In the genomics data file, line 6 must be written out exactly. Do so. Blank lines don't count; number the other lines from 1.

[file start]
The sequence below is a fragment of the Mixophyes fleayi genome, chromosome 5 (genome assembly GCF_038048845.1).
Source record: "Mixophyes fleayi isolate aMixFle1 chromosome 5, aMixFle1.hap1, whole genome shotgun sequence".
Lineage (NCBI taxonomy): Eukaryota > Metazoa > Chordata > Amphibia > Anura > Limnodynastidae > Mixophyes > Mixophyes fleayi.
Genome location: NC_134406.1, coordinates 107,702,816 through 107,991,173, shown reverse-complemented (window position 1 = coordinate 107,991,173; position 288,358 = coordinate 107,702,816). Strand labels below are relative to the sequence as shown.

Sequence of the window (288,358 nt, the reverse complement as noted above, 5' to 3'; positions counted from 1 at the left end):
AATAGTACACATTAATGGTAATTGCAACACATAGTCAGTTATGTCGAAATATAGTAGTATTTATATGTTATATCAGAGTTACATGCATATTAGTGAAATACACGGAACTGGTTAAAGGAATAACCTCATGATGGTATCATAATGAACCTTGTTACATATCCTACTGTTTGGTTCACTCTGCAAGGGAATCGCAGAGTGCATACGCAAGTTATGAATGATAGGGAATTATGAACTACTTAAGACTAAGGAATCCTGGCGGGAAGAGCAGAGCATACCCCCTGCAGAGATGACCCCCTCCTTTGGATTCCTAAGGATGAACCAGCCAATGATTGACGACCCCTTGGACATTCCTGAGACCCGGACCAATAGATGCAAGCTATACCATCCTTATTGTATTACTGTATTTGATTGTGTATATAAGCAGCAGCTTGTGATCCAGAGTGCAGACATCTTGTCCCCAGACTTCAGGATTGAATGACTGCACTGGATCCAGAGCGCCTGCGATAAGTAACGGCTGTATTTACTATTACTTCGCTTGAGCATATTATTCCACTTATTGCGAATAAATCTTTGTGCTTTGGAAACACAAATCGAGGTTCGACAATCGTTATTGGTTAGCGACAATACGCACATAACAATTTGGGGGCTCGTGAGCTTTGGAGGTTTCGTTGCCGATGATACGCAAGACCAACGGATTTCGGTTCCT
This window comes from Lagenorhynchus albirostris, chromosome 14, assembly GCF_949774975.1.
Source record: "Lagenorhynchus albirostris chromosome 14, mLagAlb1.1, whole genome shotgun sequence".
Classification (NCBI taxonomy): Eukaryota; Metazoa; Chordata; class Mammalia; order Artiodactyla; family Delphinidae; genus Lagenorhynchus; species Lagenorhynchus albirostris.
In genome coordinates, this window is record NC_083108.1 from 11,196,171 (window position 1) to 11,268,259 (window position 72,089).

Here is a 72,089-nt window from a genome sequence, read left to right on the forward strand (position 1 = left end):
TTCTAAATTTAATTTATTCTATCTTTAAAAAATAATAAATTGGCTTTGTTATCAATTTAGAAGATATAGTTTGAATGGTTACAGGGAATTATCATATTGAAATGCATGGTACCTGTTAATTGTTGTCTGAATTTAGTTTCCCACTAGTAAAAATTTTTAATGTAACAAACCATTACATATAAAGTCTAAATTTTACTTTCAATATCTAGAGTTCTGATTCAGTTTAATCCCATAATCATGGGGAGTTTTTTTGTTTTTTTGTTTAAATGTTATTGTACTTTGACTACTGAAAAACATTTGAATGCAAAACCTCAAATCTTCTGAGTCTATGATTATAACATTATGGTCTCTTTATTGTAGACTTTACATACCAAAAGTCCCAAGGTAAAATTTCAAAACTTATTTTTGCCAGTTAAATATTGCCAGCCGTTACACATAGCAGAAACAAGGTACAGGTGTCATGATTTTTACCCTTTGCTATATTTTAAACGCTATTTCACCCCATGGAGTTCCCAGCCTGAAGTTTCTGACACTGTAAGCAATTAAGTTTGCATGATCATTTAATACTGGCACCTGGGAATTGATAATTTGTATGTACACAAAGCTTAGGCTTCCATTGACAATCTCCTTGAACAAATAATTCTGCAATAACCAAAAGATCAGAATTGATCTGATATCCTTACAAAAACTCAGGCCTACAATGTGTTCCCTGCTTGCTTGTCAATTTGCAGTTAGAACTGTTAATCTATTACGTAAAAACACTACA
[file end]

AATAGTACACATTAATGGTAATTGCAACACATAGTCAGTTATGTCGAAATATAGTAGTATTTATATGTTATATCAGAGTTACATGCATATTAGTGAAATACACGGAACTGGTTAAAGGAATAACCTCATGATGGTATCATAATGAACCTTGTTACATATCCTACTGTTTGGTTCACTCTGCAAGGGAATCGCAGAGTGCATACGCAAGTTATGAATGATAGGGAATTATGAACTACTTAAGACTAAGGAATCCTGGCGGGAAGAGCAGAGCATACCCCCTGCAGAGATGACCCCCTCCTTTGGATTCCTAAGGATGAACCAGCCAATGATTGACGACCCCTTGGACATTCCTGAGACCCGGACCAATAGATGCAAGCTATACCATCCTTATTGTATTACTGTATTTGATTGTGTATATAAGCAGCAGCTTGTGATCCAGAGTGCAGACATCTTGTCCCCAGACTTCAGGATTGAATGACTGCACTGGATCCAGAGCGCCTGCGATAAGTAACGGCTGTATTTACTATTACTTCGCTTGAGCATATTATTCCACTTATTGCGAATAAATCTTTGTGCTTTGGAAACACAAATCGAGGTTCGACAATCGTTATTGGTTAGCGACAATACGCACATAACAATTTGGGGGCTCGTGAGCTTTGGAGGTTTCGTTGCCGATGATACGCAAGACCAACGGATTTCGGTTCCT